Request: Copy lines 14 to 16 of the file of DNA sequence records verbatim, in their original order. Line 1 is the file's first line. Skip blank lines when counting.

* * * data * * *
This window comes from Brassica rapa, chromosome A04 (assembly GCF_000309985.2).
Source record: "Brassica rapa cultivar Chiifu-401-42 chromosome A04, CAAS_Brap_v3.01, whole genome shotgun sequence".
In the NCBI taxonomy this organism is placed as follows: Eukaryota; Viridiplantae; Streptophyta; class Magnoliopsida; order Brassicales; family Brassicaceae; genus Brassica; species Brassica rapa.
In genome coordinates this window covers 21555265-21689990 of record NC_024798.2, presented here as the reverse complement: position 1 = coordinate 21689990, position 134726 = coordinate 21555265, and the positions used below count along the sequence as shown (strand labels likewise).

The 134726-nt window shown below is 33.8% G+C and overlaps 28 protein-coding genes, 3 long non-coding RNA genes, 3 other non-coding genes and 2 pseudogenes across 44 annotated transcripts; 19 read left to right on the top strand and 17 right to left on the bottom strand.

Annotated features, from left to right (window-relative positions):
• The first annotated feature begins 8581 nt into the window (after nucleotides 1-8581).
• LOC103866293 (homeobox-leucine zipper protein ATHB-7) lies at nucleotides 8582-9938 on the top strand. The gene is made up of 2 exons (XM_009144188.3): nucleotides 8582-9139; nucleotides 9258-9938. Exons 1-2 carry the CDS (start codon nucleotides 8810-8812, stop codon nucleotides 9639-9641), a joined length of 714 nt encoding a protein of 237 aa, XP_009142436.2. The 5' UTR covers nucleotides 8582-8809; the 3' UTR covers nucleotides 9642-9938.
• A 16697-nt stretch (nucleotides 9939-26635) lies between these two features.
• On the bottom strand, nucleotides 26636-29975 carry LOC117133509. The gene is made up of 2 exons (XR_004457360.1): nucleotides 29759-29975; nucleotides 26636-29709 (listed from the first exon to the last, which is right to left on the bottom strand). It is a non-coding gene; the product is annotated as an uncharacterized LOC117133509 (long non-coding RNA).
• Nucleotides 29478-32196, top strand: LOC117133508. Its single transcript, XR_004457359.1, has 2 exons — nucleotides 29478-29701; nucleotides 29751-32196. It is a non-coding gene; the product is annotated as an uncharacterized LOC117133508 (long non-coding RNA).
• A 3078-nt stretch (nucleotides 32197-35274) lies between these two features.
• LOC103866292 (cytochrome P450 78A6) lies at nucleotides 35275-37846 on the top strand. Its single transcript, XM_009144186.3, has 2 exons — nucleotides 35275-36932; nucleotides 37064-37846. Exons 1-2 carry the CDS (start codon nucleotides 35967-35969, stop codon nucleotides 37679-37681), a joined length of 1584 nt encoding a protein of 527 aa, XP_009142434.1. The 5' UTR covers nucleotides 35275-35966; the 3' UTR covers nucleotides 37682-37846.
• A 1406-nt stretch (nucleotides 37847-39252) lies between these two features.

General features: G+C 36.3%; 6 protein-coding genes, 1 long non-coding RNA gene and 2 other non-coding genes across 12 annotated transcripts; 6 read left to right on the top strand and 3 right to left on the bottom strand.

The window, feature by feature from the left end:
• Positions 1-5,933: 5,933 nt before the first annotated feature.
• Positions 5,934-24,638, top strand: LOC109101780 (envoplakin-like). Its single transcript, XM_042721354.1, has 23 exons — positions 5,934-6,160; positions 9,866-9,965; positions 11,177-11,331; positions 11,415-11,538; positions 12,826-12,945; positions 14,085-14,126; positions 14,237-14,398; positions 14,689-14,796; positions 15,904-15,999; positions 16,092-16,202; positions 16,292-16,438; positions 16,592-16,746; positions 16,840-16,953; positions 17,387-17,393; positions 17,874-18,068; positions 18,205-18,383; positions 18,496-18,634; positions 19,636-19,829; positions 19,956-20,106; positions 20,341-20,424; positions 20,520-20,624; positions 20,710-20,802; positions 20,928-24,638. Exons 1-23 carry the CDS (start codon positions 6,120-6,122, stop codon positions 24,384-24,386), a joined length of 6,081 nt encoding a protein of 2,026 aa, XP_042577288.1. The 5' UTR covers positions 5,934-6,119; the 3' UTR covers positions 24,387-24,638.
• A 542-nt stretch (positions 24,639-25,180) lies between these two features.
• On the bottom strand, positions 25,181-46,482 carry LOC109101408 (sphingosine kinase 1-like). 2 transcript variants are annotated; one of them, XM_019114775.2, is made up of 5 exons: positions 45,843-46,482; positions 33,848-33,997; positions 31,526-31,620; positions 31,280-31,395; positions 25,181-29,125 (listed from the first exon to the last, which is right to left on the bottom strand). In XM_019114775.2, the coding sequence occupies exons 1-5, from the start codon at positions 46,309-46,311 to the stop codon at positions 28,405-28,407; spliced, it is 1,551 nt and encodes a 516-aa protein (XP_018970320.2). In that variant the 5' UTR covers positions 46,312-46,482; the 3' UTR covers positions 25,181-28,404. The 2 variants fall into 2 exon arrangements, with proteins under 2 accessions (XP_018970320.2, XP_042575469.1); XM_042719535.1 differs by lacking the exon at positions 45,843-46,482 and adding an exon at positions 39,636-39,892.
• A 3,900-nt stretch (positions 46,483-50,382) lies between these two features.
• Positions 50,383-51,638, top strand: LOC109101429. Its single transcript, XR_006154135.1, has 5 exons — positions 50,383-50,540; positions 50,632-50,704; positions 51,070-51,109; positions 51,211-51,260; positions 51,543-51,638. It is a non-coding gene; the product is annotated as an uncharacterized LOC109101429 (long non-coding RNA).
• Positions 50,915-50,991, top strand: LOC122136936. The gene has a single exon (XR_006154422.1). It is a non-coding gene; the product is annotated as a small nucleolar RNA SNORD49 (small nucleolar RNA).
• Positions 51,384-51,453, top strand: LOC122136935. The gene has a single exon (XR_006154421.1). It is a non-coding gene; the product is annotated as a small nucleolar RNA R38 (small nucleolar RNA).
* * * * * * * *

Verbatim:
• A 1406-nt stretch (nucleotides 37847-39252) lies between these two features.

General features: G+C 36.3%; 6 protein-coding genes, 1 long non-coding RNA gene and 2 other non-coding genes across 12 annotated transcripts; 6 read left to right on the top strand and 3 right to left on the bottom strand.

The window, feature by feature from the left end: